If your loved one is growing older, you may be helping him or her to plan for end-of-life issues. One concern that many older adults and their family members have in common is the probate process. However, there are some assets that won’t have to go through probate. The staff at Elder Care Direction can help you to understand probate and the types of assets that might pass outside of the court process.
Assets that commonly go through probate
Property that commonly must go through probate includes the following types:
- Property that was solely in the deceased person’s name
- Shares of property that is titled as tenants in common with another person
This property is also known as the probate estate. If you have assets that will have to go through probate, the executor that you have named in your will has the responsibility of opening a probate court case and to manage it until it concludes. If you pass away without a will, the court will appoint a person to serve as an estate administrator. The person who is appointed or named is able to hire an attorney to help with the probate court process. The attorney’s fee would then be paid out of money from the estate.
Property and assets that will not have to go through probate
Many different types of assets will not have to be probated. If you are married and your spouse survives you, all of the assets that you own jointly will not have to go through probate. Instead, they will pass directly to your spouse.
There are a variety of assets that do not need to be probated, including the following:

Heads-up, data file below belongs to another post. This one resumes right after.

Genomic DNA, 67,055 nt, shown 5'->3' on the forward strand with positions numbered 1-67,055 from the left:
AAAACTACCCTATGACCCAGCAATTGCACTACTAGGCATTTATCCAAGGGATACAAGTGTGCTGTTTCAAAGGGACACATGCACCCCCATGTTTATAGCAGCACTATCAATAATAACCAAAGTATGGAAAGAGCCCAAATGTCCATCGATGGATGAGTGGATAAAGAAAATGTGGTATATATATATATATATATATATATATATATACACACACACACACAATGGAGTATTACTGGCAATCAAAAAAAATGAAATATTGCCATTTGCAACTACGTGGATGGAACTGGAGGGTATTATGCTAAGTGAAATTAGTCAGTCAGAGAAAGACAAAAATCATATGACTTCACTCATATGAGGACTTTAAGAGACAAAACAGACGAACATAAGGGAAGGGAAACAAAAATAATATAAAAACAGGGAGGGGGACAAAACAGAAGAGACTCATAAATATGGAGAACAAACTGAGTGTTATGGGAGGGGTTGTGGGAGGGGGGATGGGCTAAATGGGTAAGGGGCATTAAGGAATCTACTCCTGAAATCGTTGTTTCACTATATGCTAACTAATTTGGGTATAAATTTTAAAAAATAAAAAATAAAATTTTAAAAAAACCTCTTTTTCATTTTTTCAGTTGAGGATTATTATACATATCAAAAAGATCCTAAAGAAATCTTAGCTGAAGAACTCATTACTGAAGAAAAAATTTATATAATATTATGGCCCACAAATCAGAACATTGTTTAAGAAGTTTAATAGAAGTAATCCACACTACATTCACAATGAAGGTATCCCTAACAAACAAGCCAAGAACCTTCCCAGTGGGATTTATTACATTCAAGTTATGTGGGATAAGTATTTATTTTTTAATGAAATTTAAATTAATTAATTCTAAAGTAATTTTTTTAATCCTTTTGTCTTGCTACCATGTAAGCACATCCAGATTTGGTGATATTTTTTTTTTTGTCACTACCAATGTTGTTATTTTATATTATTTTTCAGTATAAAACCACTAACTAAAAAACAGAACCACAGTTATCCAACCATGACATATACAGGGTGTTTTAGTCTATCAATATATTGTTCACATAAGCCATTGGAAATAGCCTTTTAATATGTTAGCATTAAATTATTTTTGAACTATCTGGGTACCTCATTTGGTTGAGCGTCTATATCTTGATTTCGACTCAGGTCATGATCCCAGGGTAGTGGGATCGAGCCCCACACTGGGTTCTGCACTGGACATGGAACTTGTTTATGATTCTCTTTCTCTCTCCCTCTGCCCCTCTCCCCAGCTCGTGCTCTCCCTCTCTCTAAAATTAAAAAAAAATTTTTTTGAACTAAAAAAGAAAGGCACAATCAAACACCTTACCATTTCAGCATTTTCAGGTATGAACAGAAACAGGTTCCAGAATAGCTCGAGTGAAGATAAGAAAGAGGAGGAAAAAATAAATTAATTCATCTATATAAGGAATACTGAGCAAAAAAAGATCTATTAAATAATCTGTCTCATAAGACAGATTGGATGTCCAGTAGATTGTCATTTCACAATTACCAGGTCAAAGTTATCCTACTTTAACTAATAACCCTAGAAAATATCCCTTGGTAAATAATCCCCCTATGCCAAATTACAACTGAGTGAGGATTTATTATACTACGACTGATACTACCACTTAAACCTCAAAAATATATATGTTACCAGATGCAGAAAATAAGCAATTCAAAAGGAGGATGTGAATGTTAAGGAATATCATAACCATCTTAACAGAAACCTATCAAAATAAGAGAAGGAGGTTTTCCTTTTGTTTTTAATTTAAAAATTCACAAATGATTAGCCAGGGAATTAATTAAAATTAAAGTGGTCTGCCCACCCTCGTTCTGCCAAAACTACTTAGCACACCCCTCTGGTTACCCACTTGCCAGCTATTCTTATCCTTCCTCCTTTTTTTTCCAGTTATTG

- 401(k)s, IRAs, and other retirement accounts with named beneficiaries
- Assets held in living trusts
- Funds that are held in a payable-on-death bank account
- Securities that have been registered in a transfer-on-death form
- Co-owned U.S. savings bonds and those that are registered in a payable-on-death form
- Real estate that has a valid transfer-on-death deed
- Distributions from a pension plan
- Salary, wages, or commissions that you are owed at the time of your death
- Property that is titled as a joint tenancy with the right of survivorship
- Community property in community property states
- Property titled as tenancy by the entirety with a spouse
- Vehicles that are registered as transfer-on-death
- Household goods
A majority of states also have a simplified process for small estates called summary probate. The easier process can be used if the total value of the probate property is less than a specific amount.
Talk to the professionals at Elder Care Direction
Many types of assets will not have to go through probate. There are ways that you can avoid the probate process. To learn more about probate and how to avoid it, contact Elder Care Direction today by filling out our online contact form.